Middle-east Arab News Opinion | Asharq Al-awsat

The Path to Mecca…Every Traveller Has a Story | ASHARQ AL-AWSAT English Archive 2005 -2017
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In my personal view, travel literature represents the highest level of enjoyment, excitement and knowledge, as all the knowledge that we have acquired about the world has come from previous travellers who viewed the world through their own eyes.

The regular Hajj pilgrimage over the ages has provided us with the biggest record of the history of the two holy cities, Mecca and Medina. Travellers included Muslims who went to perform the Hajj pilgrimage as well as spies who were sent by major imperialist countries to determine the source of inspiration for Muslims and the impact of the Hajj pilgrimage on the residents of the areas under the influence [of imperialists]. Those travellers – some of whom were Westerners driven by their sense of adventure to explore areas unknown in their Western culture – claimed to have embraced Islam and gave themselves Arabic names.

Ludovico Di Varthema from Bologna, who called himself Yunus al Masri, was the first European Christian to enter Mecca and Medina. In 1503, he began his famous journey from Venice to Cairo, then to Beirut, Tripoli, Aleppo, and Damascus where he learnt Arabic, then on to Medina, Mecca, Jeddah, Jizan and Aden where he was arrested on the charge of being a Christian spy for the Portuguese. On the same day, he was taken to the Sultan’s palace to be executed but the sentence was postponed as the sultan was absent. He was kept in jail for a long time before he was released and continued his journey to numerous Yemeni cities and then India and from there he left for Europe.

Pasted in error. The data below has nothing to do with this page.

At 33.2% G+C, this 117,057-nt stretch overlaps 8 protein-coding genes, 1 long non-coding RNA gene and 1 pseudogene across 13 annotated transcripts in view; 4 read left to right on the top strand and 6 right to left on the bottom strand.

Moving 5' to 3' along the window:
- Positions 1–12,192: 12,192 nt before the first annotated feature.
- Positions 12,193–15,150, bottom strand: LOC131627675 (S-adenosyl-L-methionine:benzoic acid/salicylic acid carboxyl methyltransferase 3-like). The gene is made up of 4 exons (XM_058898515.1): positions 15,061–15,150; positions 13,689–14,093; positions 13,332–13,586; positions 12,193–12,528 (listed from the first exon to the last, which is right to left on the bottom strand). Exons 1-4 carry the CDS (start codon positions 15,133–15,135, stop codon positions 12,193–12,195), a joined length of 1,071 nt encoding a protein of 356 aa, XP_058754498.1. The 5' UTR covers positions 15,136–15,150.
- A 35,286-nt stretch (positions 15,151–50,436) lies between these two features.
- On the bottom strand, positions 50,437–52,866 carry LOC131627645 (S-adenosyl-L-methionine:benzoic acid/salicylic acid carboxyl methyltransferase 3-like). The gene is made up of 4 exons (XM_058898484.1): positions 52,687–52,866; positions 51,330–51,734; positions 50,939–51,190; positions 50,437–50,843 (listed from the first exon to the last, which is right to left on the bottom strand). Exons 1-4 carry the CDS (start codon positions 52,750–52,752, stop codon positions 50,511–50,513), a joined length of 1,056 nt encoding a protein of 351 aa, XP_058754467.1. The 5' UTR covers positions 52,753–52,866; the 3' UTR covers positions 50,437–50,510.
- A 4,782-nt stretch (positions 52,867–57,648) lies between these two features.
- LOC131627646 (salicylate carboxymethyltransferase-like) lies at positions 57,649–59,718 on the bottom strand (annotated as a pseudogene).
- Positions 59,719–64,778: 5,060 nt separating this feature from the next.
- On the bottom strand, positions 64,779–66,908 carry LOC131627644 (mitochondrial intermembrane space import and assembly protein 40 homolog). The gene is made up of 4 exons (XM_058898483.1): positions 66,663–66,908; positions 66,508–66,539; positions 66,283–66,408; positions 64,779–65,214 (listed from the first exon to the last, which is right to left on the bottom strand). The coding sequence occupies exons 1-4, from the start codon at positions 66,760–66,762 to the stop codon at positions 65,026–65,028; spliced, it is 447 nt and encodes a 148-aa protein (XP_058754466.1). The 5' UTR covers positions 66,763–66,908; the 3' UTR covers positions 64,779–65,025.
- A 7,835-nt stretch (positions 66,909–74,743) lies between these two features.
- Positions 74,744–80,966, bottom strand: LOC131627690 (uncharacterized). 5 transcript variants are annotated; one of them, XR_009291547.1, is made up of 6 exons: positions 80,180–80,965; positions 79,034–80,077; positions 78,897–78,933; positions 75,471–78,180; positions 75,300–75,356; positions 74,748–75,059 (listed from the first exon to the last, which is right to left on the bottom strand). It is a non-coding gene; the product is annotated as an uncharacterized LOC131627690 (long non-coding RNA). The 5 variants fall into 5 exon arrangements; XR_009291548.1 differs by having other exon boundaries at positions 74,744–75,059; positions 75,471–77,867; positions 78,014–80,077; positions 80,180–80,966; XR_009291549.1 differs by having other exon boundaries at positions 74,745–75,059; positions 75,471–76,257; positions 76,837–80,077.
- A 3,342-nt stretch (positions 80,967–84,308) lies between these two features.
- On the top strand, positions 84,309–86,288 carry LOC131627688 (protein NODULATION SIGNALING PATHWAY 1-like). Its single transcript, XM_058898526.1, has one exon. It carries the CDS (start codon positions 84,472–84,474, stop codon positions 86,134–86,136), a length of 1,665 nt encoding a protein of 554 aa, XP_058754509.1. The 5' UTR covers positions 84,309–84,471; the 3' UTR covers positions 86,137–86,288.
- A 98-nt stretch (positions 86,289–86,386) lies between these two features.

The Spanish traveller Domingo Badia Y Leblich passed himself off as Ali Bey al Abbassi, a prince from the Abbasid Caliphate. Many believed he was a spy for Napoleon. He arrived in Mecca in 1806 as part of an Egyptian convoy of pilgrims and suffered the horrors of the sea during his journey such as looting and illness.

Other travellers included the Dutch traveller Van Den Broecke, the Englishman Joseph Pitts, Carsten Niebuhr from Germany and many others, each with a story that deserves to be told.

Among the most important books to have been published recently in this particular field is ‘Jamhara al Rihlaat’ [A Collection of Journeys] by renowned Saudi researcher and media figure Ahmed Muhammad Mahmoud who is dedicating years to completing this great encyclopaedia, which will contain over ten volumes when it is finished. The book might be the most important encyclopaedia of Hajj pilgrimages to Mecca and Medina over different ages and is unparalleled in terms of its comprehensiveness and accuracy. The researcher followed the trails of many travellers with a deep analysis of several journeys. With this work, the writer presents a book that combines various old and new travel books, which, in its entirety, can be considered a record of numerous scenes from these two holy cities and the paths to these cities. We need to read such a comprehensive record not only to get to know how others viewed us but more importantly to strengthen our understanding of our history.